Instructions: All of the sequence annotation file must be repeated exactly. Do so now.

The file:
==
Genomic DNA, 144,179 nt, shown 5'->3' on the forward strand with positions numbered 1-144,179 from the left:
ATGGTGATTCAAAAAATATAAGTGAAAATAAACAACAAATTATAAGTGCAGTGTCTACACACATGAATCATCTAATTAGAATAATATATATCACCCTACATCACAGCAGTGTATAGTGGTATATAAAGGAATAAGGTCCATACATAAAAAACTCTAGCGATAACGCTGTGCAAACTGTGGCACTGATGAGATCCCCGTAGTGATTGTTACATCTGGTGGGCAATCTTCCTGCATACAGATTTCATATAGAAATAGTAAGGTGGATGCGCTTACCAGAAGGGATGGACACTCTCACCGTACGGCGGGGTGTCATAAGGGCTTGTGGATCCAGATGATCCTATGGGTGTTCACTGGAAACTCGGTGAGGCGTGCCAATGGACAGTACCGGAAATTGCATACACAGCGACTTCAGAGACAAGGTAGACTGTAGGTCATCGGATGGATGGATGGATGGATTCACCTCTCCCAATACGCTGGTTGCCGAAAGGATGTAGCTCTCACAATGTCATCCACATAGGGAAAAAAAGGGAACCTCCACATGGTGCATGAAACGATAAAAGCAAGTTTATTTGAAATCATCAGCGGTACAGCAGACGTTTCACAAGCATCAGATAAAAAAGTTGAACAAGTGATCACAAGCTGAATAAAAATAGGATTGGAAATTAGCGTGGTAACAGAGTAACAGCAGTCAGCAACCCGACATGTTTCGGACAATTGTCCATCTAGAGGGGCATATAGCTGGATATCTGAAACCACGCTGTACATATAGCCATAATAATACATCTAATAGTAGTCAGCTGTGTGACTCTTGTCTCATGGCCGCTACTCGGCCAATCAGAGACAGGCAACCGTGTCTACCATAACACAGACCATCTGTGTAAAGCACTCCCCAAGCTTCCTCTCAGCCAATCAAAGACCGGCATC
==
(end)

Genomic DNA, 144,179 nt, shown 5'->3' on the forward strand with positions numbered 1-144,179 from the left:
ATGGTGATTCAAAAAATATAAGTGAAAATAAACAACAAATTATAAGTGCAGTGTCTACACACATGAATCATCTAATTAGAATAATATATATCACCCTACATCACAGCAGTGTATAGTGGTATATAAAGGAATAAGGTCCATACATAAAAAACTCTAGCGATAACGCTGTGCAAACTGTGGCACTGATGAGATCCCCGTAGTGATTGTTACATCTGGTGGGCAATCTTCCTGCATACAGATTTCATATAGAAATAGTAAGGTGGATGCGCTTACCAGAAGGGATGGACACTCTCACCGTACGGCGGGGTGTCATAAGGGCTTGTGGATCCAGATGATCCTATGGGTGTTCACTGGAAACTCGGTGAGGCGTGCCAATGGACAGTACCGGAAATTGCATACACAGCGACTTCAGAGACAAGGTAGACTGTAGGTCATCGGATGGATGGATGGATGGATTCACCTCTCCCAATACGCTGGTTGCCGAAAGGATGTAGCTCTCACAATGTCATCCACATAGGGAAAAAAAGGGAACCTCCACATGGTGCATGAAACGATAAAAGCAAGTTTATTTGAAATCATCAGCGGTACAGCAGACGTTTCACAAGCATCAGATAAAAAAGTTGAACAAGTGATCACAAGCTGAATAAAAATAGGATTGGAAATTAGCGTGGTAACAGAGTAACAGCAGTCAGCAACCCGACATGTTTCGGACAATTGTCCATCTAGAGGGGCATATAGCTGGATATCTGAAACCACGCTGTACATATAGCCATAATAATACATCTAATAGTAGTCAGCTGTGTGACTCTTGTCTCATGGCCGCTACTCGGCCAATCAGAGACAGGCAACCGTGTCTACCATAACACAGACCATCTGTGTAAAGCACTCCCCAAGCTTCCTCTCAGCCAATCAAAGACCGGCATC